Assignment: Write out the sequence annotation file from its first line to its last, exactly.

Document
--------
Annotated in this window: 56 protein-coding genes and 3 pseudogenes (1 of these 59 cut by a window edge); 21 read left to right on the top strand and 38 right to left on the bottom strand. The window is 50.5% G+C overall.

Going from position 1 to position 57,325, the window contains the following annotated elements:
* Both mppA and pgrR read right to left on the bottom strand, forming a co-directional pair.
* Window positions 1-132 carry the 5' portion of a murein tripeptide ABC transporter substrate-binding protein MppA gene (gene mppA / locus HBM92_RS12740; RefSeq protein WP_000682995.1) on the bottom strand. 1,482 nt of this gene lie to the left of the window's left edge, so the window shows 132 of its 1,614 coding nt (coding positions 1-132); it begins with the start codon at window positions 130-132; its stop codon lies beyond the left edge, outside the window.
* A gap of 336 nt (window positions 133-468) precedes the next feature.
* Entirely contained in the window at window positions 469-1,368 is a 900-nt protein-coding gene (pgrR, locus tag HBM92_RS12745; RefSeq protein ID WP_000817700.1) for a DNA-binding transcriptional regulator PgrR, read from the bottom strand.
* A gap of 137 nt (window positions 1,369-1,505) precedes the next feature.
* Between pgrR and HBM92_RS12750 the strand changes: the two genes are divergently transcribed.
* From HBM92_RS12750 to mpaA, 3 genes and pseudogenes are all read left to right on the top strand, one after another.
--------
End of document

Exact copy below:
Annotated in this window: 56 protein-coding genes and 3 pseudogenes (1 of these 59 cut by a window edge); 21 read left to right on the top strand and 38 right to left on the bottom strand. The window is 50.5% G+C overall.

Going from position 1 to position 57,325, the window contains the following annotated elements:
* Both mppA and pgrR read right to left on the bottom strand, forming a co-directional pair.
* Window positions 1-132 carry the 5' portion of a murein tripeptide ABC transporter substrate-binding protein MppA gene (gene mppA / locus HBM92_RS12740; RefSeq protein WP_000682995.1) on the bottom strand. 1,482 nt of this gene lie to the left of the window's left edge, so the window shows 132 of its 1,614 coding nt (coding positions 1-132); it begins with the start codon at window positions 130-132; its stop codon lies beyond the left edge, outside the window.
* A gap of 336 nt (window positions 133-468) precedes the next feature.
* Entirely contained in the window at window positions 469-1,368 is a 900-nt protein-coding gene (pgrR, locus tag HBM92_RS12745; RefSeq protein ID WP_000817700.1) for a DNA-binding transcriptional regulator PgrR, read from the bottom strand.
* A gap of 137 nt (window positions 1,369-1,505) precedes the next feature.
* Between pgrR and HBM92_RS12750 the strand changes: the two genes are divergently transcribed.
* From HBM92_RS12750 to mpaA, 3 genes and pseudogenes are all read left to right on the top strand, one after another.